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      Medicinal plants for the treatment of “nervios”, anxiety, and depression in Mexican Traditional Medicine

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          Abstract

          The term “nervios” is referred as a folk illness recognized by Mexican Traditional Medicine, and also widely reported across many countries in Latin America. “Nervios” are characterized by a “state of bodily and mental unrest”, which decreases the ability to achieve daily goals. The causes are varied; in fact, any situation that alters the emotional state or mood is interpreted as a possible triggering agent. Depression and anxiety are psychiatric disorders, which share symptoms, or can be included in the same group of disorders with “nervios”. The therapies are designed to reassure health, i.e. “calm the nerves”. For this propose, the oral administration of plants infusions is common. In this review we compile information regarding the plants used for the treatment of “nervios” in México, along with those for which reports of anxiolytic or/and antidepressive activity exist. We found 92 plant species used in folk medicine for the treatment of “nervios”, among these, sixteen have been studied experimentally. The most studied plant is Galphimia glauca Cav., Malpighiaceae, which current clinical studies have validated its efficacy in patients, and their active components, the triterpenes galphimine A, B, and C, identified. Interestingly only nine plants were found to be reported in folk medicine for the treatment of sadness or/and depression, but their antidepressant activity has not been investigated. However, among the plants used in folk medicine for treatment of “nervios”, several, as Litsea glaucescens Kunth, Lauraceae, have been proven to show antidepressant activity in experimental models, and some of their active compounds have been determined. These species could be a potential source of compounds with activity in the central nervous system.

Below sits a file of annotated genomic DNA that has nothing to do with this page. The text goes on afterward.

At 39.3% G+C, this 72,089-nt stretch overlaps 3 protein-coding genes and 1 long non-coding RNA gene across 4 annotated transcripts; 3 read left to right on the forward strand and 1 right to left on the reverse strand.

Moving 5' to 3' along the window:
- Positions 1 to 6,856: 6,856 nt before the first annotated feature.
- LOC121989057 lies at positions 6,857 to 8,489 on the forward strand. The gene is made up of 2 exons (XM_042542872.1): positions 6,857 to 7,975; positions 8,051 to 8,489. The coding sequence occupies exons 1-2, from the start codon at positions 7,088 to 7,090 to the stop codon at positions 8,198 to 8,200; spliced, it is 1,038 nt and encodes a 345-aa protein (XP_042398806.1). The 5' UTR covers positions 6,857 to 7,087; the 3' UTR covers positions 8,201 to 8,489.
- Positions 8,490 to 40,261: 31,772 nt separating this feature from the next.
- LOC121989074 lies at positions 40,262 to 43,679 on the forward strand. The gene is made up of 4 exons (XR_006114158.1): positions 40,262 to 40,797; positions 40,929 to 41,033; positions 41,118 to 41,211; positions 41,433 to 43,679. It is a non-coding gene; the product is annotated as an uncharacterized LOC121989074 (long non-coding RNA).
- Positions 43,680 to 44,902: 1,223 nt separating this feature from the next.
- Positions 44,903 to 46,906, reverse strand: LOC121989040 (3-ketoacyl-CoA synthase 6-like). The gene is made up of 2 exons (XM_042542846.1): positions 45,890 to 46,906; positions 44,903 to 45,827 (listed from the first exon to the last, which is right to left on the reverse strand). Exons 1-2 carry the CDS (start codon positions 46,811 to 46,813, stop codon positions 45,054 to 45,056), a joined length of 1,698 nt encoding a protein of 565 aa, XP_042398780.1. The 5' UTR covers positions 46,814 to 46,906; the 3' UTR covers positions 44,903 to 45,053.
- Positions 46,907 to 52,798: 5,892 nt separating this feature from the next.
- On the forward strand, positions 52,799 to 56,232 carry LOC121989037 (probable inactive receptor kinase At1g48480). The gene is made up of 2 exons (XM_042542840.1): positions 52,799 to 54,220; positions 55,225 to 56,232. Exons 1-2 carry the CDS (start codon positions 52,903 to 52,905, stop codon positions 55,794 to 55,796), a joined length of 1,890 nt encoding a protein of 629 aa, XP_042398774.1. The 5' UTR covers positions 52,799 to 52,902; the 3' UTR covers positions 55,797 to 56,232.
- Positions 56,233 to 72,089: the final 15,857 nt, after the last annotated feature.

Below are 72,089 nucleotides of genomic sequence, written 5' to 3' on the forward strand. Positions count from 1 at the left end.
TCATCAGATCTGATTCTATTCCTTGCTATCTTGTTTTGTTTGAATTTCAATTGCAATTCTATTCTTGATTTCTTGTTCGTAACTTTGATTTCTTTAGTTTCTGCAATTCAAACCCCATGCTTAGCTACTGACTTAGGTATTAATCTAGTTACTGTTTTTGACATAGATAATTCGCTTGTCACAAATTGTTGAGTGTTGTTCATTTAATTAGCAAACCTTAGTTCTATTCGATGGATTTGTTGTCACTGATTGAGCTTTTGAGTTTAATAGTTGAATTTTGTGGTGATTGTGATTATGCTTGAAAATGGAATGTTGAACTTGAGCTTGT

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          Most cited references125

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          Diagnostic and Statistical Manual of Mental Disorders, DSM

          (2013)
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            The scientific basis for the reputed activity of Valerian.

            P Houghton (1999)